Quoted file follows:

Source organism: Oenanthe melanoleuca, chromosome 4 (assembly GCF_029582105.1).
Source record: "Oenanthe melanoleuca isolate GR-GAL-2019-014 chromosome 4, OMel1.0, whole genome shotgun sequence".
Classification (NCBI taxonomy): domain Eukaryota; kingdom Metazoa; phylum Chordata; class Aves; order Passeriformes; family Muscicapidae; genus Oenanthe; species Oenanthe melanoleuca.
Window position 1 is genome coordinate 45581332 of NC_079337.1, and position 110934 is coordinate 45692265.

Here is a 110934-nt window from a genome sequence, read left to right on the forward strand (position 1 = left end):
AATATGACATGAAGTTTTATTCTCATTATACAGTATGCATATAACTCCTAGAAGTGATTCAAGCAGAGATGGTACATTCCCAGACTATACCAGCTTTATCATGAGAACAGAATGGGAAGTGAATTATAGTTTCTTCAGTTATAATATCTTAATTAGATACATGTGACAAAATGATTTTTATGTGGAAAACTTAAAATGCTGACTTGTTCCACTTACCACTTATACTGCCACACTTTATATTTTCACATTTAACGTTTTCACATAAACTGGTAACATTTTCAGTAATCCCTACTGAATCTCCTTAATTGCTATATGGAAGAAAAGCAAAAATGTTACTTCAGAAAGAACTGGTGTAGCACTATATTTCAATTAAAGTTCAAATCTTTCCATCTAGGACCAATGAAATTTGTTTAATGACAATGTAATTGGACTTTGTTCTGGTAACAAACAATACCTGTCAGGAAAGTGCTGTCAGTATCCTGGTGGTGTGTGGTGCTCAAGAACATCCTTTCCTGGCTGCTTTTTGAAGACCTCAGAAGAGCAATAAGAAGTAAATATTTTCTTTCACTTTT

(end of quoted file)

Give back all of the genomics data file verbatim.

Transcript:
Source organism: Oenanthe melanoleuca, chromosome 4 (assembly GCF_029582105.1).
Source record: "Oenanthe melanoleuca isolate GR-GAL-2019-014 chromosome 4, OMel1.0, whole genome shotgun sequence".
Classification (NCBI taxonomy): domain Eukaryota; kingdom Metazoa; phylum Chordata; class Aves; order Passeriformes; family Muscicapidae; genus Oenanthe; species Oenanthe melanoleuca.
Window position 1 is genome coordinate 45581332 of NC_079337.1, and position 110934 is coordinate 45692265.

Here is a 110934-nt window from a genome sequence, read left to right on the forward strand (position 1 = left end):
AATATGACATGAAGTTTTATTCTCATTATACAGTATGCATATAACTCCTAGAAGTGATTCAAGCAGAGATGGTACATTCCCAGACTATACCAGCTTTATCATGAGAACAGAATGGGAAGTGAATTATAGTTTCTTCAGTTATAATATCTTAATTAGATACATGTGACAAAATGATTTTTATGTGGAAAACTTAAAATGCTGACTTGTTCCACTTACCACTTATACTGCCACACTTTATATTTTCACATTTAACGTTTTCACATAAACTGGTAACATTTTCAGTAATCCCTACTGAATCTCCTTAATTGCTATATGGAAGAAAAGCAAAAATGTTACTTCAGAAAGAACTGGTGTAGCACTATATTTCAATTAAAGTTCAAATCTTTCCATCTAGGACCAATGAAATTTGTTTAATGACAATGTAATTGGACTTTGTTCTGGTAACAAACAATACCTGTCAGGAAAGTGCTGTCAGTATCCTGGTGGTGTGTGGTGCTCAAGAACATCCTTTCCTGGCTGCTTTTTGAAGACCTCAGAAGAGCAATAAGAAGTAAATATTTTCTTTCACTTTT